Note: I originally published this article 4 years ago at a shopping website where I worked at the time. In order to make it easier to share this information with family and friends, I’m reposting it here, in slightly updated form.
University freshmen often experience “packer’s remorse” after arriving at the dorm on Move-In Day and discovering that they can’t fit all their stuff into their half of a closet-sized room. A group of experienced college students offered advice on the best things to bring—and what to leave at home. All agreed that it’s better to rely on multi-purpose devices rather than a bunch of separate, single-purpose items.
Leave It Behind:
- Alarm clock. Every sophomore I spoke to mentioned this—who needs an alarm clock when you’ve got a cell phone?
- Luggage. Send it home with your folks after they drop you off. All you’ll need is a small duffel for weekends off. Those big suitcases take up plenty of space!
- An umbrella. No one carries umbrellas. They just put up the hood of their sweatshirt and tough it out.
- 50% of your wardrobe. Even the girls agreed that they didn’t wear all the stuff they brought with them—not even those cute shoes! They decided to pack smarter this year, bringing fewer clothes. And students who plan to be involved in sports or school activities will be collecting plenty of FREE T-shirts, so don’t bring too many of those either. What clothes DO you need plenty of? Survey says: socks and underwear.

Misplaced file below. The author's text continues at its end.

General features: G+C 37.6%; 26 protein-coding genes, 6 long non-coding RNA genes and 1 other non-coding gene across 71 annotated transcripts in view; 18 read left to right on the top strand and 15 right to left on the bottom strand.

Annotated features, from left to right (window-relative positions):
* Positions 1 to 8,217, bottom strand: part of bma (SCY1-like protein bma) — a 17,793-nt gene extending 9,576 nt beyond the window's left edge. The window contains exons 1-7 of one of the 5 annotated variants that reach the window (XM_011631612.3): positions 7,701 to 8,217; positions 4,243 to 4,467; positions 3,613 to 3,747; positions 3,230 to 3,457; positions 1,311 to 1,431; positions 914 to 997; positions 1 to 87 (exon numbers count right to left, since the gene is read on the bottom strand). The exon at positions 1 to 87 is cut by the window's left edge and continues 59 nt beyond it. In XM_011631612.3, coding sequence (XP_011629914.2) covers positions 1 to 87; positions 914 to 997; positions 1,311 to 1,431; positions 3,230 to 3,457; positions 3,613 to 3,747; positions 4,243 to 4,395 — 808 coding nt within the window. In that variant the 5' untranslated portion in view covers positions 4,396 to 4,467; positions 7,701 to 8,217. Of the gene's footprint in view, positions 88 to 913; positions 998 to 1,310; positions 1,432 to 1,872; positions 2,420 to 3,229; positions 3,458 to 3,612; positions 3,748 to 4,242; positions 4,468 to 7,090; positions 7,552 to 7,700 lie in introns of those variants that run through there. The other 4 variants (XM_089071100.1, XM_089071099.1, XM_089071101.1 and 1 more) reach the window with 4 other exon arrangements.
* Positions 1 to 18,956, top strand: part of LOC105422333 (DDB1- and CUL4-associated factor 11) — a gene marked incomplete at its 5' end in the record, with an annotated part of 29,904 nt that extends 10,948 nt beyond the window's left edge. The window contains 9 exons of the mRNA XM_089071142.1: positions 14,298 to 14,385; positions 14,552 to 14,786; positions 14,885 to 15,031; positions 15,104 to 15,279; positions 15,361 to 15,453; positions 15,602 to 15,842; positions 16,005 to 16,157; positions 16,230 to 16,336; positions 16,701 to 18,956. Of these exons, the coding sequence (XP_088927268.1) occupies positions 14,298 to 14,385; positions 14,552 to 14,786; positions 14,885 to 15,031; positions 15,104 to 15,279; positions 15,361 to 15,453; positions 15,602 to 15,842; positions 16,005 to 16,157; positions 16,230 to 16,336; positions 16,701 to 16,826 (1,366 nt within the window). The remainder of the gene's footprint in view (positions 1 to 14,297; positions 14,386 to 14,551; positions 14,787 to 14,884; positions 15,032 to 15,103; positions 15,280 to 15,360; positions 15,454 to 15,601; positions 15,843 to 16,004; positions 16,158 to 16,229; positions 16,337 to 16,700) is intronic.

- Your CD and DVD collection. Add all your music to your computer, phone or MP3 player and bring a good set of small speakers. That’s all you’ll need. For movies, sign up for a streaming service like Netflix and watch them on your computer.
- Your book collection. Chances are good that your university takes great pride in its well-stocked library. Bring the books you know you’ll need and a couple for recreational reading—you won’t have time to do much of that anyway. Or use an e-reader, iPad or tablet to keep a big library in a small space.
- Prohibited items. Most universities don’t allow you to bring candles, incense, toasters, hot plates, amplifiers and weapons—among other things. Check your school’s policy before you pack.
Your Mileage May Vary:
- Desk lamp. Many students don’t study at their desks. A better bet is a clip-on lamp that can be attached to your headboard, or a floor lamp if you’re not using bunk beds.
- TV. At least wait until you know if your roommate is bringing one. You may be able to watch many of your favorite shows on your laptop or tablet with an online-streaming service.
- Storage units. Until you know what kind of storage space is in your room, it’s best to defer buying these. Sign up for Amazon Student and get free Prime shipping for 6 months. You can find storage items at a great price and they’ll be delivered to your dorm in just a couple of days.
Don’t Leave Home Without It:
- Ethernet cable, and make it a long one. While most campuses have WiFi, it hasn’t always made it to the dorms.
- Surge-protecting power strips for all your electronics. Along with those network cables, campus stores charge a premium for these, so bring one more than you think you’ll need.